Russia, US warn North Korea over missile launch
posted at 12:11 pm on April 10, 2012 by Ed Morrissey
North Korea plans to launch a satellite into space sometime this week … if you believe their state-run media. The DPRK’s neighbors believe that the military wants to run another test of its failure-plagued ballistic missile system, and in any case, the launch will violate a UN Security Council resolution that bars Pyongyang from any launch of its missiles. The new regime of Kim Jong-un says it will proceed nonetheless:
Isolated and impoverished North Koreasaid on Tuesday it was ready to go ahead with its proposed long-range rocket launch, an announcement that sparked immediate condemnation from South Korea and Russia and a plea from China, its main ally, for calm. …
North Korea defended the launch as a sovereign right.
“The weight of our satellite is 100 kg. If it was a weapon, a 100 kg payload wouldn’t have much of an effect… Our launching tower is built on an open site,” said Ryu Kum-chol, vice director of the space development department of the Korean Central Space Committee.
Ryu said that the rocket assembly would be complete on Tuesday.
The US has already warned North Korea over the violation of the UNSC resolution. Today, Russia added another warning:
“We consider Pyongyang’s decision to conduct a launch of a satellite an example of disregard forU.N. Security Council decisions,” state-run news agency RIA quoted Russian Foreign Ministry spokesman Alexander Lukashevich as saying.
“It is necessary to seek a way out of the situation on the political-diplomatic track,” he said.
Regional powers have said that what North Korea has described as the launch of a weather satellite, months after Kim Jong-un succeeded his father as the leader of the reclusive state, is a disguised test of a long-range ballistic missile.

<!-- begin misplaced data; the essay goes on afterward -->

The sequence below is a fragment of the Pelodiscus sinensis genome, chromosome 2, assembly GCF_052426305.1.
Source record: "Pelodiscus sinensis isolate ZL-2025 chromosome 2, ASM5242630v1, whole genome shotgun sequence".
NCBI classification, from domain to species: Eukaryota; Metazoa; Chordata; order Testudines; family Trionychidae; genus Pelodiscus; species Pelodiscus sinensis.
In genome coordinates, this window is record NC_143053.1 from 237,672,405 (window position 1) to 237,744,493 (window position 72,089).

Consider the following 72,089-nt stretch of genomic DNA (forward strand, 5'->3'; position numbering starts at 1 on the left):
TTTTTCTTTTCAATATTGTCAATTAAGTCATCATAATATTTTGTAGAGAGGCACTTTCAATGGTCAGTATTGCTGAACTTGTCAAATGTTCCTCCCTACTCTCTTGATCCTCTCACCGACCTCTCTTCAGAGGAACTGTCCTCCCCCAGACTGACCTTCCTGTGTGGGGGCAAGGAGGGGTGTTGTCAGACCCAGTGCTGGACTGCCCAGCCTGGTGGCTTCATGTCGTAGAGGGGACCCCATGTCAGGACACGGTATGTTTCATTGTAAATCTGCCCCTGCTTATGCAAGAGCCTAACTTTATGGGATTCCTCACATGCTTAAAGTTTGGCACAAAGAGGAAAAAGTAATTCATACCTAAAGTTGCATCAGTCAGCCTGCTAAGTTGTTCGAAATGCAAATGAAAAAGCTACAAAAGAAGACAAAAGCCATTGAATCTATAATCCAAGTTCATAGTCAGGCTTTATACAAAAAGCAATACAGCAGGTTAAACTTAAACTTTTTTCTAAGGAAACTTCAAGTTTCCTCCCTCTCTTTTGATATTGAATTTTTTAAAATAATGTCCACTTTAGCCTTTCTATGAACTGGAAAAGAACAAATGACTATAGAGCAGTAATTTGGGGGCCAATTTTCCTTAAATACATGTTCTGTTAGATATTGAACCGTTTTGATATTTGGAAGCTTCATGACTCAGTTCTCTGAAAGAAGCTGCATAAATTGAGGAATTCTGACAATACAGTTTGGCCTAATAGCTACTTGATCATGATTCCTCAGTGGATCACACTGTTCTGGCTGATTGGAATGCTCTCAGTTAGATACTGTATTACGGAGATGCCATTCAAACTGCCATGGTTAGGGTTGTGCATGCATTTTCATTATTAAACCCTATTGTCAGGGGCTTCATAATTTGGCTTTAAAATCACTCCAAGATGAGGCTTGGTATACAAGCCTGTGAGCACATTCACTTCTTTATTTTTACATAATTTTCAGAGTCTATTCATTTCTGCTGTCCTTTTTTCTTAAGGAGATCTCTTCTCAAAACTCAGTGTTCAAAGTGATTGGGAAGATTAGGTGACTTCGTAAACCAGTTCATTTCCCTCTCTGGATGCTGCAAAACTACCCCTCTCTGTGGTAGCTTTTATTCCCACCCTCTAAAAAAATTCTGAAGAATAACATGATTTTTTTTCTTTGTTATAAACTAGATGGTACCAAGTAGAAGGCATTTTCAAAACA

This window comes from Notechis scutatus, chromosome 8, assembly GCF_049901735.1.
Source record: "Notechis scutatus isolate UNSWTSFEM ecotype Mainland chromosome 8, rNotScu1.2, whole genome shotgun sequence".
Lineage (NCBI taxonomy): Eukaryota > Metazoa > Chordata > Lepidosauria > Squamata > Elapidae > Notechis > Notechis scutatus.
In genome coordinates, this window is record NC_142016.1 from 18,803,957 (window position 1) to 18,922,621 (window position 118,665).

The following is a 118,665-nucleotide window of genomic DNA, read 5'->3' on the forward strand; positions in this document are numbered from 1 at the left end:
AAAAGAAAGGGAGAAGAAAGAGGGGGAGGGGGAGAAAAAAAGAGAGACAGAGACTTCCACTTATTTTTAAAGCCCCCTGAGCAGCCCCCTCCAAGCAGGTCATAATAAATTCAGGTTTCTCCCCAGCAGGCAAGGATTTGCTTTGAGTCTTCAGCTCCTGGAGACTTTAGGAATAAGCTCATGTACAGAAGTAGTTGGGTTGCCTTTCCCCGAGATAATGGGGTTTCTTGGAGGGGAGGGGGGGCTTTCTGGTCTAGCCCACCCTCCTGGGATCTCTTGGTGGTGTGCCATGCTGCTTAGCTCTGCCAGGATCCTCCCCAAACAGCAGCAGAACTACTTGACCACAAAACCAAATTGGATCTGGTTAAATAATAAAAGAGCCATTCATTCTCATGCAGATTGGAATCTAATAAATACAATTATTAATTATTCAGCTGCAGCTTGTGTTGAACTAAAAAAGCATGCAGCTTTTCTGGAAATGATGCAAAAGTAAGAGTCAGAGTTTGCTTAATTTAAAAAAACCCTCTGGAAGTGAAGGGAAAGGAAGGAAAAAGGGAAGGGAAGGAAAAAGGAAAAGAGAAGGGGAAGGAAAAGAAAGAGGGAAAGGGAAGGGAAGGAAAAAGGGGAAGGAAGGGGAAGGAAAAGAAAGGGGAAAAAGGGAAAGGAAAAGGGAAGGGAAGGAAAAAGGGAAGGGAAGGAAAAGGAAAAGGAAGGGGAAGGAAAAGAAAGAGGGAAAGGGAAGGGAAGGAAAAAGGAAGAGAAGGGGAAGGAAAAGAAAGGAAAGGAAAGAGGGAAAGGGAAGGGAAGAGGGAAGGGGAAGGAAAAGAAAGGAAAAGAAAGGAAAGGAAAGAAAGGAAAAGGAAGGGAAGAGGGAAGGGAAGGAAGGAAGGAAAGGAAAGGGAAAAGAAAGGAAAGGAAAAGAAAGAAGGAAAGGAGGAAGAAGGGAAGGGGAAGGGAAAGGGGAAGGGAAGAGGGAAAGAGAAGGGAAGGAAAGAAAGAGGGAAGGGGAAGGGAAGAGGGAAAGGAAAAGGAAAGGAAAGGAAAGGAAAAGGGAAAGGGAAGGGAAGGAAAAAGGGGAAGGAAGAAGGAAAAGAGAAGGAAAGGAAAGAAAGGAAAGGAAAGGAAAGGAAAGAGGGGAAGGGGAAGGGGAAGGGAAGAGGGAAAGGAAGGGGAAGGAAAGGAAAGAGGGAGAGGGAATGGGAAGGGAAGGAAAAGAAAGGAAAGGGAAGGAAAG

Russia, which shares a short border with North Korea – Moscow’s client in the Soviet era – had urged Pyongyang last month to refrain from the launch, expressing serious concern and calling for restraint from all sides.
Japan, which would be the DPRK’s prime target in hostilities, has already taken steps to demonstrate that it won’t sit passively as Pyongyang tests out weapons meant for Tokyo:
Japan on Monday completed deployment of interceptor missiles to shoot down the North Korean rocket if it violated the country’s air space, the Defense Ministry said.
Japan’s Self-Defense Force (SDF) has installed ground-based Patriot Advanced Capability-3 interceptors on Okinawa, Ishigaki and Miyako islands and in Tokyo ahead of the North’s plan to launch a rocket to put a satellite into orbit between April 12 and 16. It has also sent Aegis destroyers to the East China Sea to deal with any situation.
The launch of the Kwangmyongsong-3 satellite using a long-range rocket from the country’s northwest has raised strong fears and unease in Japan and South Korea which allege that the rocket launch was aimed at testing the Communist State’s ballistic missile technology.
Well, that’s better than the US response to a previous missile test in 2009, when our best missile-defense asset sat in Pearl Harbor. We didn’t want to annoy Kim Jong-il at the time. Look how well that worked out!
Still, if Japan successfully shoots down the missile while flying over its territory, expect a great deal of … tension. Japan will have the right to respond to such a provocation, especially since the UN has already forbidden such launches, which the UN has enforced by, well, demanding that North Korea comply with its resolution, and not much else. That could provoke Pyongyang into retaliation either towards Japan or South Korea, either of which would involve the US in a shooting war with the North again — and could eventually bring China and Russia into the conflict, too. On the other hand, given the DPRK’s track record on missile launches, Japan might just wait and let the rocket fall into the ocean on its own.
I’d guess that the Kim Jong-un just wants to engage in some brinksmanship to get more concessions in negotiations, but his father was crazy enough to launch several times, with no real consequences. Until those consequences bite, don’t expect Pyongyang to do anything differently.